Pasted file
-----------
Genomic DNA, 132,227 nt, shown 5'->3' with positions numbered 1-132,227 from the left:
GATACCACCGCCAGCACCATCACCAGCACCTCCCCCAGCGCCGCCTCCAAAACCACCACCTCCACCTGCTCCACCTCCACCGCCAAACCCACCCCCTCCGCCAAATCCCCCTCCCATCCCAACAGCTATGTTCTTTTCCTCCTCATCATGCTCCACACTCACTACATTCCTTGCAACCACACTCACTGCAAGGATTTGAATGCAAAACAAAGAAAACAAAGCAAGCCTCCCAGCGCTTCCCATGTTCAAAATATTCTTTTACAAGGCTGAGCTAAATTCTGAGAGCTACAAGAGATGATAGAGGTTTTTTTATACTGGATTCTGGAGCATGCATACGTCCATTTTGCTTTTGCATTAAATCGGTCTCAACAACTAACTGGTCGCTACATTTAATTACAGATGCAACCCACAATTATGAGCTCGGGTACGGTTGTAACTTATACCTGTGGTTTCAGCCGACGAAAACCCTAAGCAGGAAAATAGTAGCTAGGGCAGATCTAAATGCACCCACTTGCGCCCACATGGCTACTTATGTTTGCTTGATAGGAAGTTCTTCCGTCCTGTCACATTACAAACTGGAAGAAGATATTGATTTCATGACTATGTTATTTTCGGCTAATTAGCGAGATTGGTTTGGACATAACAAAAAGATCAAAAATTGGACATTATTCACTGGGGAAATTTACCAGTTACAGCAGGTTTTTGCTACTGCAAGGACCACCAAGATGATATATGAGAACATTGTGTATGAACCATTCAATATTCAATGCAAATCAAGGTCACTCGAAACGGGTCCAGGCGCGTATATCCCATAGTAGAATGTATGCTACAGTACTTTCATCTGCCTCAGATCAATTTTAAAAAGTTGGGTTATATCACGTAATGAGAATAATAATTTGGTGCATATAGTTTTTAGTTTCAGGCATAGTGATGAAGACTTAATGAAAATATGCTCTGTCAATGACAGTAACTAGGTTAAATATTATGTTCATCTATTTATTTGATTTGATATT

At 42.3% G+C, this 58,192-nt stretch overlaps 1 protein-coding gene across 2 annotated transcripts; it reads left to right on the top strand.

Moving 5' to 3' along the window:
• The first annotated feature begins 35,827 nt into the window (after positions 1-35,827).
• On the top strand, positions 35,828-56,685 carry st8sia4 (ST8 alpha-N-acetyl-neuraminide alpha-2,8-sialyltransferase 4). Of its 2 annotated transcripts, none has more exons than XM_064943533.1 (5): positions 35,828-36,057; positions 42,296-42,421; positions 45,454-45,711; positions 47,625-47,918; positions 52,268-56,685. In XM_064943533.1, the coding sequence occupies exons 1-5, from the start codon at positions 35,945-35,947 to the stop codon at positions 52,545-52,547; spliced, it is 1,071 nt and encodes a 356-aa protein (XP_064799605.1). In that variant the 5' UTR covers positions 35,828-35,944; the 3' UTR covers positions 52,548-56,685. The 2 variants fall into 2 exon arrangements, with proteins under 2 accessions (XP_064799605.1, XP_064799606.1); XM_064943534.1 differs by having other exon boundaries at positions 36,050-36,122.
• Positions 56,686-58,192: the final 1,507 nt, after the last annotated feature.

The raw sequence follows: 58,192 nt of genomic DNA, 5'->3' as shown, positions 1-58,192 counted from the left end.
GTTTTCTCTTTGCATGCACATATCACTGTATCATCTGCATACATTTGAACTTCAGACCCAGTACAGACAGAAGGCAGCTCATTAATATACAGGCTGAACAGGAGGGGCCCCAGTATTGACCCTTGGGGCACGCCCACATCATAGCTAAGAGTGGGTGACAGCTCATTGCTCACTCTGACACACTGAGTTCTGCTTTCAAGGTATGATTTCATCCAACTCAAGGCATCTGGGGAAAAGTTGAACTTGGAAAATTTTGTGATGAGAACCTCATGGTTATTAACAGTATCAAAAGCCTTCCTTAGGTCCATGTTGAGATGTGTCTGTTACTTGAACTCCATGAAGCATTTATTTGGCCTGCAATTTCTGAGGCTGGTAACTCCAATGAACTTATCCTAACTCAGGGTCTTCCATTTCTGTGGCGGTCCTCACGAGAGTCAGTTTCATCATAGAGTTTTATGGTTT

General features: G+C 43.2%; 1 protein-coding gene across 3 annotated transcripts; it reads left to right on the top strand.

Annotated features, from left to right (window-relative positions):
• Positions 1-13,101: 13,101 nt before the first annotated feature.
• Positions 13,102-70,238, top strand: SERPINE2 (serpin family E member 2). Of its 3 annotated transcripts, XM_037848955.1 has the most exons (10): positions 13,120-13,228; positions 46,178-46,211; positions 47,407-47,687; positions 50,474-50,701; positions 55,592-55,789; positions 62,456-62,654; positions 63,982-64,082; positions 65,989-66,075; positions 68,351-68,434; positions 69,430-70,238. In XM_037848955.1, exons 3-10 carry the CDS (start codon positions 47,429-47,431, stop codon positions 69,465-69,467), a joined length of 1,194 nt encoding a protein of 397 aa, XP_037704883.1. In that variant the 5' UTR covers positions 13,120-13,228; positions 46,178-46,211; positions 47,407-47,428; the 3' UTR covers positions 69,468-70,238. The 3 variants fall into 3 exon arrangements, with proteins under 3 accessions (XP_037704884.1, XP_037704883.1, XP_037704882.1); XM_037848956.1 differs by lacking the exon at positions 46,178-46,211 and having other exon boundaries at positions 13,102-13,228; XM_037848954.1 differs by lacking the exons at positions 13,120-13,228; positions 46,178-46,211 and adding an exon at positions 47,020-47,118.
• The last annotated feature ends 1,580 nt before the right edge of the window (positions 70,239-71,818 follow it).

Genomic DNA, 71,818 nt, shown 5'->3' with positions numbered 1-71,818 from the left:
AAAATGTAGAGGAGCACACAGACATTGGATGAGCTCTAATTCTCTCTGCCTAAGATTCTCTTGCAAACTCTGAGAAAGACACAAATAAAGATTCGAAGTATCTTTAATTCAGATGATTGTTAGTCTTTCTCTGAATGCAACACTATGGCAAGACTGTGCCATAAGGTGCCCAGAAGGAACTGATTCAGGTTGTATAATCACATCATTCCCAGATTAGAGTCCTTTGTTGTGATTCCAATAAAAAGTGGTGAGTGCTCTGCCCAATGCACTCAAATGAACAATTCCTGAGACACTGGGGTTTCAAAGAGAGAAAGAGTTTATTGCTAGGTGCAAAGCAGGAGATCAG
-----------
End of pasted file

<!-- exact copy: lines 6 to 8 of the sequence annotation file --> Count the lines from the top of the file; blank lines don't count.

• On the top strand, positions 35,828-56,685 carry st8sia4 (ST8 alpha-N-acetyl-neuraminide alpha-2,8-sialyltransferase 4). Of its 2 annotated transcripts, none has more exons than XM_064943533.1 (5): positions 35,828-36,057; positions 42,296-42,421; positions 45,454-45,711; positions 47,625-47,918; positions 52,268-56,685. In XM_064943533.1, the coding sequence occupies exons 1-5, from the start codon at positions 35,945-35,947 to the stop codon at positions 52,545-52,547; spliced, it is 1,071 nt and encodes a 356-aa protein (XP_064799605.1). In that variant the 5' UTR covers positions 35,828-35,944; the 3' UTR covers positions 52,548-56,685. The 2 variants fall into 2 exon arrangements, with proteins under 2 accessions (XP_064799605.1, XP_064799606.1); XM_064943534.1 differs by having other exon boundaries at positions 36,050-36,122.
• Positions 56,686-58,192: the final 1,507 nt, after the last annotated feature.

The raw sequence follows: 58,192 nt of genomic DNA, 5'->3' as shown, positions 1-58,192 counted from the left end.